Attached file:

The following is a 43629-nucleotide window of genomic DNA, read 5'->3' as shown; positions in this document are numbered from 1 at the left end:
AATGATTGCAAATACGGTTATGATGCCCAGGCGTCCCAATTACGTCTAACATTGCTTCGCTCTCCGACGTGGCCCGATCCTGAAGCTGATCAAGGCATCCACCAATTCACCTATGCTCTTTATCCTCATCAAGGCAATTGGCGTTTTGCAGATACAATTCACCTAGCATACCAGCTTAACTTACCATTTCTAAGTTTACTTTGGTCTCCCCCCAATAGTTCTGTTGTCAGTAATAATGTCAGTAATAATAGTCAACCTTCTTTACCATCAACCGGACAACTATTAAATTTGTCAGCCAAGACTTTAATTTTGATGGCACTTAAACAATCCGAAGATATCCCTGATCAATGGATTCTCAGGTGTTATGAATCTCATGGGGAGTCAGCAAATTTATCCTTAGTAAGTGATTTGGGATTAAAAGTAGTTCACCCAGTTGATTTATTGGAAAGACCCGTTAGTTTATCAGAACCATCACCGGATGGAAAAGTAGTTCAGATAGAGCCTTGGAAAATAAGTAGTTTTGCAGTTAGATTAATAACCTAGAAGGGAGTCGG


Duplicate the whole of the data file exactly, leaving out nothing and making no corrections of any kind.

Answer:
The following is a 43629-nucleotide window of genomic DNA, read 5'->3' as shown; positions in this document are numbered from 1 at the left end:
AATGATTGCAAATACGGTTATGATGCCCAGGCGTCCCAATTACGTCTAACATTGCTTCGCTCTCCGACGTGGCCCGATCCTGAAGCTGATCAAGGCATCCACCAATTCACCTATGCTCTTTATCCTCATCAAGGCAATTGGCGTTTTGCAGATACAATTCACCTAGCATACCAGCTTAACTTACCATTTCTAAGTTTACTTTGGTCTCCCCCCAATAGTTCTGTTGTCAGTAATAATGTCAGTAATAATAGTCAACCTTCTTTACCATCAACCGGACAACTATTAAATTTGTCAGCCAAGACTTTAATTTTGATGGCACTTAAACAATCCGAAGATATCCCTGATCAATGGATTCTCAGGTGTTATGAATCTCATGGGGAGTCAGCAAATTTATCCTTAGTAAGTGATTTGGGATTAAAAGTAGTTCACCCAGTTGATTTATTGGAAAGACCCGTTAGTTTATCAGAACCATCACCGGATGGAAAAGTAGTTCAGATAGAGCCTTGGAAAATAAGTAGTTTTGCAGTTAGATTAATAACCTAGAAGGGAGTCGG